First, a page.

Every day, thousands of Kenyans knowingly or unknowingly share fake news stories on Twitter, Facebook, WhatsApp and other social media platforms.
A couple of years ago, the term “fake news” wasn’t commonplace. However, today, the fake news social phenomenon is regarded as one of the latest threats to democracy, free debate and in general the world order.
Two decades ago, a headline that would have been forgotten in a couple of days, can now be shared and liked among dozens of social media platforms in every corner of the world. Identifyingfalse informationis tricky.
Fake news is news in which part or all the information is misleading, overly sensational, or just fabricated. This means that a crazy headline with a weird spin on a real report can be considered fake news. Most people don’t even bother to read the whole article before sharing, so headlines are a significant component of fake news.
According to Daily Infographic, human behaviorimpacts what’s shared. Social media outlets have been put under the spotlight. Some platforms are taking measures to counter the impact fake news could have on politics around the world.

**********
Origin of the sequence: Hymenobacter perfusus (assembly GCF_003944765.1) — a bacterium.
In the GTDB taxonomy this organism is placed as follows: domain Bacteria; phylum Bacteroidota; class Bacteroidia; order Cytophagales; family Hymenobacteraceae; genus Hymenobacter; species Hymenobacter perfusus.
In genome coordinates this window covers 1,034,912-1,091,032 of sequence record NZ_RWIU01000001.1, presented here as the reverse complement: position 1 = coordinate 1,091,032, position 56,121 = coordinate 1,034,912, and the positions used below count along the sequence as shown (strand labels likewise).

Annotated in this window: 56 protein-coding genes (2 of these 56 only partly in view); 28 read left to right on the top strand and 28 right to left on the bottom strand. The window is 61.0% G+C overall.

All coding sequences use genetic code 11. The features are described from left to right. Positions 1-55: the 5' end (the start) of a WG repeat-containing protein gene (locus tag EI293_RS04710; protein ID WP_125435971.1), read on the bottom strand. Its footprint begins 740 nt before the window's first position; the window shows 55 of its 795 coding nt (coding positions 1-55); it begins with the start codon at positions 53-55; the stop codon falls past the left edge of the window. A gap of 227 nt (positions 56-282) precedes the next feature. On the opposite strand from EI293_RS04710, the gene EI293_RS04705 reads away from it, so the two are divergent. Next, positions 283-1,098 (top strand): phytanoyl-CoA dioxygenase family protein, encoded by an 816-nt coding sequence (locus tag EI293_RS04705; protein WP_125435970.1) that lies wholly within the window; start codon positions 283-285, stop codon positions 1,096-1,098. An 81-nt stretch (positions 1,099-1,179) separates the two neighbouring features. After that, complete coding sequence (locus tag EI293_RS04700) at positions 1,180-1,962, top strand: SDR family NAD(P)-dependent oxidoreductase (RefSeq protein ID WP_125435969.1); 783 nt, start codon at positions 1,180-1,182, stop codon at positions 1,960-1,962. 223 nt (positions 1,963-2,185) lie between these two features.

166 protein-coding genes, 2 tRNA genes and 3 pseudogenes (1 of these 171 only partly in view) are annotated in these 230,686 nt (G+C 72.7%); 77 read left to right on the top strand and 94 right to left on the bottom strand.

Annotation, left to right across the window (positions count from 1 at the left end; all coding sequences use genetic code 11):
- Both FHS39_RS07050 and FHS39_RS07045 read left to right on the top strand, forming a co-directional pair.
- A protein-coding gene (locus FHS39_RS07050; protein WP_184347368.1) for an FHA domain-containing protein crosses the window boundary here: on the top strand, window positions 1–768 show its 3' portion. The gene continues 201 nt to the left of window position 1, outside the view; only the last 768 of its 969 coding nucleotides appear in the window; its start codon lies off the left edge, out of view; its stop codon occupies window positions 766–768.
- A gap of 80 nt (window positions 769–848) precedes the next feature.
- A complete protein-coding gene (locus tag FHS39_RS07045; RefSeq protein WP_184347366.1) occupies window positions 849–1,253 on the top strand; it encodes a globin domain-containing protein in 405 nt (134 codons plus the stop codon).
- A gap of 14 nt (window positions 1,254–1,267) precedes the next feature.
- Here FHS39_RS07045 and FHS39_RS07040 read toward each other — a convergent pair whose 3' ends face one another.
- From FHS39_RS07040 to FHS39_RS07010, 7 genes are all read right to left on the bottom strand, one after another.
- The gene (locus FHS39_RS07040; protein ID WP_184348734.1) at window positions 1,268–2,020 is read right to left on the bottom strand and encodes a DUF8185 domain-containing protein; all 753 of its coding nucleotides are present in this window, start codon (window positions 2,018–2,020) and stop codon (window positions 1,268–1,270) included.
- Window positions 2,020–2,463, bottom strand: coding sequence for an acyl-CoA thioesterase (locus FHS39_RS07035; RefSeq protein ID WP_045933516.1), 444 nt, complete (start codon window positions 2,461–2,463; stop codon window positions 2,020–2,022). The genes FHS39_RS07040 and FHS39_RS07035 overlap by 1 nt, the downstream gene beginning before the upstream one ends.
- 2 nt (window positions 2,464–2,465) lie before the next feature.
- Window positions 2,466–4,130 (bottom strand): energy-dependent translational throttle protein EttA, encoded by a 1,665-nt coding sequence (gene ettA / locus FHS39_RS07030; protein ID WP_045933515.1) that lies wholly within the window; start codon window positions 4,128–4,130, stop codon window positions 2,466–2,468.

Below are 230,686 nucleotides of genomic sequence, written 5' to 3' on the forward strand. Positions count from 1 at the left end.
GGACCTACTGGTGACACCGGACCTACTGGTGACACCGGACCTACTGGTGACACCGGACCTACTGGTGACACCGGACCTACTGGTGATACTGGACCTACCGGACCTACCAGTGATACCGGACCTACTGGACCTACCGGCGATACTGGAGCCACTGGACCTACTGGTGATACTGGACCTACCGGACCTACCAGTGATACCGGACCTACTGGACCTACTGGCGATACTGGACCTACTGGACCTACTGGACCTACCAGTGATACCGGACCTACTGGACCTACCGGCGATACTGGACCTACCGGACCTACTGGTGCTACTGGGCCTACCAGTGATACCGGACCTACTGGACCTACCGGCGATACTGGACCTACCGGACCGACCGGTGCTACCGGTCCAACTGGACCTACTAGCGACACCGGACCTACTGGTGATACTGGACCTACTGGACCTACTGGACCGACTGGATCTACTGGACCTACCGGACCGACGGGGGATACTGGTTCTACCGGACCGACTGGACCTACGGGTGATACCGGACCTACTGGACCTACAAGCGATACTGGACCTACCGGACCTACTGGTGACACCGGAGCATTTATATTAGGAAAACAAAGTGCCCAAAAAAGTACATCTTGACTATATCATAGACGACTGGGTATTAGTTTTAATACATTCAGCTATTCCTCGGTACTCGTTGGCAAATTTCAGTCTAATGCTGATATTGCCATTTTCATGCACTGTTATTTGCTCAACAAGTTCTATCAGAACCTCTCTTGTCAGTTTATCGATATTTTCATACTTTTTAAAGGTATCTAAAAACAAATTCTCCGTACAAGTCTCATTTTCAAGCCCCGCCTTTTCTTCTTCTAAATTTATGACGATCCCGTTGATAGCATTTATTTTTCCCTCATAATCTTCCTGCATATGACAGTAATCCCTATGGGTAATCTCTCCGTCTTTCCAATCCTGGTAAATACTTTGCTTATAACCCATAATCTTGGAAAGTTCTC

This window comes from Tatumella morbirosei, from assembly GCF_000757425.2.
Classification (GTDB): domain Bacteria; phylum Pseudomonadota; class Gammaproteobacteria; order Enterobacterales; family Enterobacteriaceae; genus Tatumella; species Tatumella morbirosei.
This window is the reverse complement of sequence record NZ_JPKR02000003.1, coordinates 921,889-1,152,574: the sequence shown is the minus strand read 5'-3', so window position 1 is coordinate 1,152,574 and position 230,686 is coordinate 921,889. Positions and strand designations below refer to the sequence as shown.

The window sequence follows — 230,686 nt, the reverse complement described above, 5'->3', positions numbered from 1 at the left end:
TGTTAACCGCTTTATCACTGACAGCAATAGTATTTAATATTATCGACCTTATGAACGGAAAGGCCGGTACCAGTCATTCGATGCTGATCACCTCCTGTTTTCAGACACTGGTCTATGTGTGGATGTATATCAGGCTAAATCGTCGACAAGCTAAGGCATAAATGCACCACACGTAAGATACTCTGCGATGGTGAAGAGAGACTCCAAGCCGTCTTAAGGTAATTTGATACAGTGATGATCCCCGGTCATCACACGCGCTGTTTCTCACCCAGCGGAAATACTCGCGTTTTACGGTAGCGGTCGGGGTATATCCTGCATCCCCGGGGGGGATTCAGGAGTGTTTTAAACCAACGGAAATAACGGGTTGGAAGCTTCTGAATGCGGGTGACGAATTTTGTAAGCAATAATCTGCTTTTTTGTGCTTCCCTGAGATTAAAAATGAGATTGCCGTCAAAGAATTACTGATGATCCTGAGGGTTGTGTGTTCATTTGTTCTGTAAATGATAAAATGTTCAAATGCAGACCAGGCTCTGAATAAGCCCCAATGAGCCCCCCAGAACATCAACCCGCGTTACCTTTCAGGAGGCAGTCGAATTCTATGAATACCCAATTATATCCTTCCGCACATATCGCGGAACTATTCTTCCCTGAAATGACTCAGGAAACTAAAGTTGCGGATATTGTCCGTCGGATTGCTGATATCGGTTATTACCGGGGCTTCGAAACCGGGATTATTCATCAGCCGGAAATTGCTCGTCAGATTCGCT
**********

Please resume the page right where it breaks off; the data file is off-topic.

Below is an infographic giving a complete guide to fake news.
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Nelson Mandela once said: “A critical, independent, and investigative press is the lifeblood of any democracy. The press must be free from state interference. It must have the economic strength to stand up to the blandishments of government officials. It must have sufficient independence from vested interests to be bold and inquiring without fear or favor. It must enjoy the protection of the constitution, so that it can protect our rights as citizens.”
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